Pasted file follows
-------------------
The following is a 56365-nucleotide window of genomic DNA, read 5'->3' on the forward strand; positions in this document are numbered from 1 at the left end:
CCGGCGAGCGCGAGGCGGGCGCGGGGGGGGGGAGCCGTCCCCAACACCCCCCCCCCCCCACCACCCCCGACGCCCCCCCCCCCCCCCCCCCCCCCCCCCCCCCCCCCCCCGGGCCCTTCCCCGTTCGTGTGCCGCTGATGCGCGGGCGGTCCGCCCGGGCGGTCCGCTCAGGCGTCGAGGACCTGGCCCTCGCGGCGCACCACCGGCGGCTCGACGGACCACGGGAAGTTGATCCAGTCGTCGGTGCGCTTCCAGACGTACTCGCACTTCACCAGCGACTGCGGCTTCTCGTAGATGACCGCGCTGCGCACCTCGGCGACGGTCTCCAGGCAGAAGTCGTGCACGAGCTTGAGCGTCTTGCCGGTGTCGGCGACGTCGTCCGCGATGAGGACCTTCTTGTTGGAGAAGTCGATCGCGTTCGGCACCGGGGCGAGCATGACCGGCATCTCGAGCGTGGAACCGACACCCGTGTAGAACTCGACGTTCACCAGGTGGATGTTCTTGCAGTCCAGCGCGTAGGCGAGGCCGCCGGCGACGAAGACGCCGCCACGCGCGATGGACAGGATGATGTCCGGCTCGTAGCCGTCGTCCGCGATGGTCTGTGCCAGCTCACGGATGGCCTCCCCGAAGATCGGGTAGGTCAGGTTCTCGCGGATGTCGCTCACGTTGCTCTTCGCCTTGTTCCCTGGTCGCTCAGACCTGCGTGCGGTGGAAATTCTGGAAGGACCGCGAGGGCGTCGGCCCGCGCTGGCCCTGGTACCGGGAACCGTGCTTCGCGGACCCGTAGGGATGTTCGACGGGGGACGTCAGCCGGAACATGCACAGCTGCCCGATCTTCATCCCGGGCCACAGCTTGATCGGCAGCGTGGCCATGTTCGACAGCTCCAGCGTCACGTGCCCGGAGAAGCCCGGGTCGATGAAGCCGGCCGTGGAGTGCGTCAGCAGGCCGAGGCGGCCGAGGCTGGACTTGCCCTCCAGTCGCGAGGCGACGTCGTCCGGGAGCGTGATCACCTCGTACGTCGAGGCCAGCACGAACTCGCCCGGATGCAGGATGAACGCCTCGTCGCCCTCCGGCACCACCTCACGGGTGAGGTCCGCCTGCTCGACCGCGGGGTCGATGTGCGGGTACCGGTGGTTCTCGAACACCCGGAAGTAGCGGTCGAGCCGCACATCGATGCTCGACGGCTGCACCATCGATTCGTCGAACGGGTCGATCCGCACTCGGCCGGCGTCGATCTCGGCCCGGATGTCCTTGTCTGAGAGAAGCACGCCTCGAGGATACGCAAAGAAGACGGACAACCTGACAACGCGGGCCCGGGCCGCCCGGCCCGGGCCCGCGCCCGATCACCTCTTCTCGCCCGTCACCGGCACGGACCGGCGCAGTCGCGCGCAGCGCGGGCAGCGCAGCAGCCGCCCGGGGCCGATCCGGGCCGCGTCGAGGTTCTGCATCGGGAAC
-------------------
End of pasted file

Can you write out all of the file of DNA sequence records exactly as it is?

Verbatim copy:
The following is a 56365-nucleotide window of genomic DNA, read 5'->3' on the forward strand; positions in this document are numbered from 1 at the left end:
CCGGCGAGCGCGAGGCGGGCGCGGGGGGGGGGAGCCGTCCCCAACACCCCCCCCCCCCCACCACCCCCGACGCCCCCCCCCCCCCCCCCCCCCCCCCCCCCCCCCCCCCCGGGCCCTTCCCCGTTCGTGTGCCGCTGATGCGCGGGCGGTCCGCCCGGGCGGTCCGCTCAGGCGTCGAGGACCTGGCCCTCGCGGCGCACCACCGGCGGCTCGACGGACCACGGGAAGTTGATCCAGTCGTCGGTGCGCTTCCAGACGTACTCGCACTTCACCAGCGACTGCGGCTTCTCGTAGATGACCGCGCTGCGCACCTCGGCGACGGTCTCCAGGCAGAAGTCGTGCACGAGCTTGAGCGTCTTGCCGGTGTCGGCGACGTCGTCCGCGATGAGGACCTTCTTGTTGGAGAAGTCGATCGCGTTCGGCACCGGGGCGAGCATGACCGGCATCTCGAGCGTGGAACCGACACCCGTGTAGAACTCGACGTTCACCAGGTGGATGTTCTTGCAGTCCAGCGCGTAGGCGAGGCCGCCGGCGACGAAGACGCCGCCACGCGCGATGGACAGGATGATGTCCGGCTCGTAGCCGTCGTCCGCGATGGTCTGTGCCAGCTCACGGATGGCCTCCCCGAAGATCGGGTAGGTCAGGTTCTCGCGGATGTCGCTCACGTTGCTCTTCGCCTTGTTCCCTGGTCGCTCAGACCTGCGTGCGGTGGAAATTCTGGAAGGACCGCGAGGGCGTCGGCCCGCGCTGGCCCTGGTACCGGGAACCGTGCTTCGCGGACCCGTAGGGATGTTCGACGGGGGACGTCAGCCGGAACATGCACAGCTGCCCGATCTTCATCCCGGGCCACAGCTTGATCGGCAGCGTGGCCATGTTCGACAGCTCCAGCGTCACGTGCCCGGAGAAGCCCGGGTCGATGAAGCCGGCCGTGGAGTGCGTCAGCAGGCCGAGGCGGCCGAGGCTGGACTTGCCCTCCAGTCGCGAGGCGACGTCGTCCGGGAGCGTGATCACCTCGTACGTCGAGGCCAGCACGAACTCGCCCGGATGCAGGATGAACGCCTCGTCGCCCTCCGGCACCACCTCACGGGTGAGGTCCGCCTGCTCGACCGCGGGGTCGATGTGCGGGTACCGGTGGTTCTCGAACACCCGGAAGTAGCGGTCGAGCCGCACATCGATGCTCGACGGCTGCACCATCGATTCGTCGAACGGGTCGATCCGCACTCGGCCGGCGTCGATCTCGGCCCGGATGTCCTTGTCTGAGAGAAGCACGCCTCGAGGATACGCAAAGAAGACGGACAACCTGACAACGCGGGCCCGGGCCGCCCGGCCCGGGCCCGCGCCCGATCACCTCTTCTCGCCCGTCACCGGCACGGACCGGCGCAGTCGCGCGCAGCGCGGGCAGCGCAGCAGCCGCCCGGGGCCGATCCGGGCCGCGTCGAGGTTCTGCATCGGGAAC